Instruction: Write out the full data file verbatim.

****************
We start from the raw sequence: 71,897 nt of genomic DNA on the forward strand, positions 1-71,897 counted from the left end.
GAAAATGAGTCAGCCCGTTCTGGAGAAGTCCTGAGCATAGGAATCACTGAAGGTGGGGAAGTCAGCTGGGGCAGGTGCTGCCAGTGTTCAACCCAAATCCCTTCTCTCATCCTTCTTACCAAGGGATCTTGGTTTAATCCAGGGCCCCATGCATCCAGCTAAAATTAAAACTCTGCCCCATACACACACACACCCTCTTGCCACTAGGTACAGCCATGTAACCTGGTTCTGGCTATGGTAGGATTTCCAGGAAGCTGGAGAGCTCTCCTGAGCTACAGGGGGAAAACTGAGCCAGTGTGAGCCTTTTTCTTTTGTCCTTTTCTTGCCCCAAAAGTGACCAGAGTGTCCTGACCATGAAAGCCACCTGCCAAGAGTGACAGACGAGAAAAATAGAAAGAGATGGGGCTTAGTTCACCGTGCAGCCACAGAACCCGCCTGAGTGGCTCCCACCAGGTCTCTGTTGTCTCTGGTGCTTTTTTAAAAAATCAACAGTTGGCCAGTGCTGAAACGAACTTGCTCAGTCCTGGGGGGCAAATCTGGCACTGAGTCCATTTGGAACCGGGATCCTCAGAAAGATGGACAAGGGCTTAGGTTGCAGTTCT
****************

We start from the raw sequence: 71,897 nt of genomic DNA on the forward strand, positions 1-71,897 counted from the left end.
GAAAATGAGTCAGCCCGTTCTGGAGAAGTCCTGAGCATAGGAATCACTGAAGGTGGGGAAGTCAGCTGGGGCAGGTGCTGCCAGTGTTCAACCCAAATCCCTTCTCTCATCCTTCTTACCAAGGGATCTTGGTTTAATCCAGGGCCCCATGCATCCAGCTAAAATTAAAACTCTGCCCCATACACACACACACCCTCTTGCCACTAGGTACAGCCATGTAACCTGGTTCTGGCTATGGTAGGATTTCCAGGAAGCTGGAGAGCTCTCCTGAGCTACAGGGGGAAAACTGAGCCAGTGTGAGCCTTTTTCTTTTGTCCTTTTCTTGCCCCAAAAGTGACCAGAGTGTCCTGACCATGAAAGCCACCTGCCAAGAGTGACAGACGAGAAAAATAGAAAGAGATGGGGCTTAGTTCACCGTGCAGCCACAGAACCCGCCTGAGTGGCTCCCACCAGGTCTCTGTTGTCTCTGGTGCTTTTTTAAAAAATCAACAGTTGGCCAGTGCTGAAACGAACTTGCTCAGTCCTGGGGGGCAAATCTGGCACTGAGTCCATTTGGAACCGGGATCCTCAGAAAGATGGACAAGGGCTTAGGTTGCAGTTCT